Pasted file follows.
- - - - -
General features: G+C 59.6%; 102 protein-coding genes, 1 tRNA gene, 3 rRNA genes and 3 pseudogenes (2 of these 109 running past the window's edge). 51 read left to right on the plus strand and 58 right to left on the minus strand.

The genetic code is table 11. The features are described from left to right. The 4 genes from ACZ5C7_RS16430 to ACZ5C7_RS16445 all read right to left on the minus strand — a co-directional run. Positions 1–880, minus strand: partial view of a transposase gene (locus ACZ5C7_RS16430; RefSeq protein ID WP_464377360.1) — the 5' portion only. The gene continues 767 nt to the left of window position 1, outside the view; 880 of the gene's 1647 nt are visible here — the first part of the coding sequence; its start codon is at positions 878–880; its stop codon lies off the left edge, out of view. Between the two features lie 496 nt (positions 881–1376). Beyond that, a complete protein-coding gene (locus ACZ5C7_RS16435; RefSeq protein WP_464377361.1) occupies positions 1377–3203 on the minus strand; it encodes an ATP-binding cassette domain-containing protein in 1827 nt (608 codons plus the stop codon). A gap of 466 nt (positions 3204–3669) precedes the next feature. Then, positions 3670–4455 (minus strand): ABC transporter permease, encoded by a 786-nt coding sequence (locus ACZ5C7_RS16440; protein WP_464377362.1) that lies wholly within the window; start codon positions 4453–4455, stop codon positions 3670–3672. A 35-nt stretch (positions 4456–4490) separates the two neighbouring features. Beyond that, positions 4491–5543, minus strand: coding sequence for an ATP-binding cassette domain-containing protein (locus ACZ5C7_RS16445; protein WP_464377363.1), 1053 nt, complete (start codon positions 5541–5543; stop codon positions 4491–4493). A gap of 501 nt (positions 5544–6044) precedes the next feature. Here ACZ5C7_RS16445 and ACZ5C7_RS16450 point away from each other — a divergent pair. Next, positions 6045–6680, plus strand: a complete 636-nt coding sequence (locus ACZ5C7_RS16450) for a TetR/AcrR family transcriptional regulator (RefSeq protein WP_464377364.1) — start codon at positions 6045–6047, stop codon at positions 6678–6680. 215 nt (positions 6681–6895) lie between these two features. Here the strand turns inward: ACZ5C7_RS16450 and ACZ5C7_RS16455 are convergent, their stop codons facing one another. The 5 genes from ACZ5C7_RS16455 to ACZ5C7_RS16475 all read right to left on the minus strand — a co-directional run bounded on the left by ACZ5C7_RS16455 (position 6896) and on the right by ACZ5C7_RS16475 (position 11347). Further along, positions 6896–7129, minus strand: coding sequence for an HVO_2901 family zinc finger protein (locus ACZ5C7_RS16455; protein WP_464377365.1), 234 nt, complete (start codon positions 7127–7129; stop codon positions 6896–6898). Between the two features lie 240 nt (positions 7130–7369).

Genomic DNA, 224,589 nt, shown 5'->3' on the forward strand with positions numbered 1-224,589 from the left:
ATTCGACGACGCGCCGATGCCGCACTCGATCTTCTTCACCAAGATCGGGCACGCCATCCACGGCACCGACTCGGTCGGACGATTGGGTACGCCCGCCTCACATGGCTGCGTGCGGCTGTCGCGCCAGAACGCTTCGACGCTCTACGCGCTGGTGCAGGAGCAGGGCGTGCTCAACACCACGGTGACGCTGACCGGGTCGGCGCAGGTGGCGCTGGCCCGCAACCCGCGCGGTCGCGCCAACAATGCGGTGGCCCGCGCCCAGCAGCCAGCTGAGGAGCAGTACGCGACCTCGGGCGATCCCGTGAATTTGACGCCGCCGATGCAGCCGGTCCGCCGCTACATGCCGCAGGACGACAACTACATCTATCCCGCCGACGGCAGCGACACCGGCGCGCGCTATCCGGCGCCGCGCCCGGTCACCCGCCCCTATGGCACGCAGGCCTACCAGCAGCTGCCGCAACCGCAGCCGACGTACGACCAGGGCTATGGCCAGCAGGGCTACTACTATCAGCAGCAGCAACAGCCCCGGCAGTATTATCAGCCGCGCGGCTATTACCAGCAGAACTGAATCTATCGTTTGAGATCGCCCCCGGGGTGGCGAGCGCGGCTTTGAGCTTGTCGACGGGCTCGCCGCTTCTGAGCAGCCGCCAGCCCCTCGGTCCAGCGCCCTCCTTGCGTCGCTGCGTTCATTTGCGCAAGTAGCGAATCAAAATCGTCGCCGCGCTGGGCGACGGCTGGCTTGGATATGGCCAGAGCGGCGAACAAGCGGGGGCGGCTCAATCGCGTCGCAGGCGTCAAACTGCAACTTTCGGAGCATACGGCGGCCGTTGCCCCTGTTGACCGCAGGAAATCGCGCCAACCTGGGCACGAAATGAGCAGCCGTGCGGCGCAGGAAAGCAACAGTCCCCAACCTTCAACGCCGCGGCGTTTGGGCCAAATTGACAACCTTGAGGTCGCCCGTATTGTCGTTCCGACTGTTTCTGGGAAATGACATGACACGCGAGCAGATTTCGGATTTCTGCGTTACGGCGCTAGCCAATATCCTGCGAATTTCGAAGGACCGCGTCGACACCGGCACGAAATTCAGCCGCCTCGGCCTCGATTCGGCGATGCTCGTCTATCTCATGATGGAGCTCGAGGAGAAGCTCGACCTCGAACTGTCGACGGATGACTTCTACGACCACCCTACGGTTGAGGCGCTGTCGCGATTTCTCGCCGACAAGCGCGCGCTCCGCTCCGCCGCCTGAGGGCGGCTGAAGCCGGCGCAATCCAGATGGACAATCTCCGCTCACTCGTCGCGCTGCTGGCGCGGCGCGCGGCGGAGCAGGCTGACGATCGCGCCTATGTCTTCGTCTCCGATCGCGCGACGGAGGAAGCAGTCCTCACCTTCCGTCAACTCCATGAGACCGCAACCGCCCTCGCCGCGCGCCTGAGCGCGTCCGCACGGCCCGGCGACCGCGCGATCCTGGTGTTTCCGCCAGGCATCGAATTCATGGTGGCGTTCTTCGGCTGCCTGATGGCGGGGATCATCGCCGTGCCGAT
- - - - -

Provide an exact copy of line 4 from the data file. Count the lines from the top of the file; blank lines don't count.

ATTCGACGACGCGCCGATGCCGCACTCGATCTTCTTCACCAAGATCGGGCACGCCATCCACGGCACCGACTCGGTCGGACGATTGGGTACGCCCGCCTCACATGGCTGCGTGCGGCTGTCGCGCCAGAACGCTTCGACGCTCTACGCGCTGGTGCAGGAGCAGGGCGTGCTCAACACCACGGTGACGCTGACCGGGTCGGCGCAGGTGGCGCTGGCCCGCAACCCGCGCGGTCGCGCCAACAATGCGGTGGCCCGCGCCCAGCAGCCAGCTGAGGAGCAGTACGCGACCTCGGGCGATCCCGTGAATTTGACGCCGCCGATGCAGCCGGTCCGCCGCTACATGCCGCAGGACGACAACTACATCTATCCCGCCGACGGCAGCGACACCGGCGCGCGCTATCCGGCGCCGCGCCCGGTCACCCGCCCCTATGGCACGCAGGCCTACCAGCAGCTGCCGCAACCGCAGCCGACGTACGACCAGGGCTATGGCCAGCAGGGCTACTACTATCAGCAGCAGCAACAGCCCCGGCAGTATTATCAGCCGCGCGGCTATTACCAGCAGAACTGAATCTATCGTTTGAGATCGCCCCCGGGGTGGCGAGCGCGGCTTTGAGCTTGTCGACGGGCTCGCCGCTTCTGAGCAGCCGCCAGCCCCTCGGTCCAGCGCCCTCCTTGCGTCGCTGCGTTCATTTGCGCAAGTAGCGAATCAAAATCGTCGCCGCGCTGGGCGACGGCTGGCTTGGATATGGCCAGAGCGGCGAACAAGCGGGGGCGGCTCAATCGCGTCGCAGGCGTCAAACTGCAACTTTCGGAGCATACGGCGGCCGTTGCCCCTGTTGACCGCAGGAAATCGCGCCAACCTGGGCACGAAATGAGCAGCCGTGCGGCGCAGGAAAGCAACAGTCCCCAACCTTCAACGCCGCGGCGTTTGGGCCAAATTGACAACCTTGAGGTCGCCCGTATTGTCGTTCCGACTGTTTCTGGGAAATGACATGACACGCGAGCAGATTTCGGATTTCTGCGTTACGGCGCTAGCCAATATCCTGCGAATTTCGAAGGACCGCGTCGACACCGGCACGAAATTCAGCCGCCTCGGCCTCGATTCGGCGATGCTCGTCTATCTCATGATGGAGCTCGAGGAGAAGCTCGACCTCGAACTGTCGACGGATGACTTCTACGACCACCCTACGGTTGAGGCGCTGTCGCGATTTCTCGCCGACAAGCGCGCGCTCCGCTCCGCCGCCTGAGGGCGGCTGAAGCCGGCGCAATCCAGATGGACAATCTCCGCTCACTCGTCGCGCTGCTGGCGCGGCGCGCGGCGGAGCAGGCTGACGATCGCGCCTATGTCTTCGTCTCCGATCGCGCGACGGAGGAAGCAGTCCTCACCTTCCGTCAACTCCATGAGACCGCAACCGCCCTCGCCGCGCGCCTGAGCGCGTCCGCACGGCCCGGCGACCGCGCGATCCTGGTGTTTCCGCCAGGCATCGAATTCATGGTGGCGTTCTTCGGCTGCCTGATGGCGGGGATCATCGCCGTGCCGAT